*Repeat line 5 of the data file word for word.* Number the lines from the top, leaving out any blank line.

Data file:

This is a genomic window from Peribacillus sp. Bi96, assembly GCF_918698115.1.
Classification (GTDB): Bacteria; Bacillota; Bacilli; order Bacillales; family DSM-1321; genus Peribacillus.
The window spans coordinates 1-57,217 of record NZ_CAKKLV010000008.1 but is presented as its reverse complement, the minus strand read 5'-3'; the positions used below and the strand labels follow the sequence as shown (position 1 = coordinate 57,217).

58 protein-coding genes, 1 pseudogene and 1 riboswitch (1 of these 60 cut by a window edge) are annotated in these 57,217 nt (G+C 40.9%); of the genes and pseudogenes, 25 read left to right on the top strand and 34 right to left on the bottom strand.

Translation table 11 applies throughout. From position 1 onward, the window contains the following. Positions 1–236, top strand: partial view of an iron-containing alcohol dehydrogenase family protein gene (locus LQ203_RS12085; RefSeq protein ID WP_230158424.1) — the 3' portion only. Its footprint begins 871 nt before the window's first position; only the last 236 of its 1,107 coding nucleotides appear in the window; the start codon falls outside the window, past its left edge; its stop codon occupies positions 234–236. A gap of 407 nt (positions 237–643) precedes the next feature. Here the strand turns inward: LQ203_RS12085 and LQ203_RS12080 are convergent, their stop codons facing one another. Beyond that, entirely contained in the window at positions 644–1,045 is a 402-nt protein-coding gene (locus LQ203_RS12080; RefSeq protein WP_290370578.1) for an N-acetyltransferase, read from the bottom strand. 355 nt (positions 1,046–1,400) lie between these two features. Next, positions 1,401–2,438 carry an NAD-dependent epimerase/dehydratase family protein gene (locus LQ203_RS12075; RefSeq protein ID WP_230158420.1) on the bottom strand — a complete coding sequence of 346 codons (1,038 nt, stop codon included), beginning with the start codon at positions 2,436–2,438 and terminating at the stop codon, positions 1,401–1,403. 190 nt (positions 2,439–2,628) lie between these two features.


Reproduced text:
Translation table 11 applies throughout. From position 1 onward, the window contains the following. Positions 1–236, top strand: partial view of an iron-containing alcohol dehydrogenase family protein gene (locus LQ203_RS12085; RefSeq protein ID WP_230158424.1) — the 3' portion only. Its footprint begins 871 nt before the window's first position; only the last 236 of its 1,107 coding nucleotides appear in the window; the start codon falls outside the window, past its left edge; its stop codon occupies positions 234–236. A gap of 407 nt (positions 237–643) precedes the next feature. Here the strand turns inward: LQ203_RS12085 and LQ203_RS12080 are convergent, their stop codons facing one another. Beyond that, entirely contained in the window at positions 644–1,045 is a 402-nt protein-coding gene (locus LQ203_RS12080; RefSeq protein WP_290370578.1) for an N-acetyltransferase, read from the bottom strand. 355 nt (positions 1,046–1,400) lie between these two features. Next, positions 1,401–2,438 carry an NAD-dependent epimerase/dehydratase family protein gene (locus LQ203_RS12075; RefSeq protein ID WP_230158420.1) on the bottom strand — a complete coding sequence of 346 codons (1,038 nt, stop codon included), beginning with the start codon at positions 2,436–2,438 and terminating at the stop codon, positions 1,401–1,403. 190 nt (positions 2,439–2,628) lie between these two features.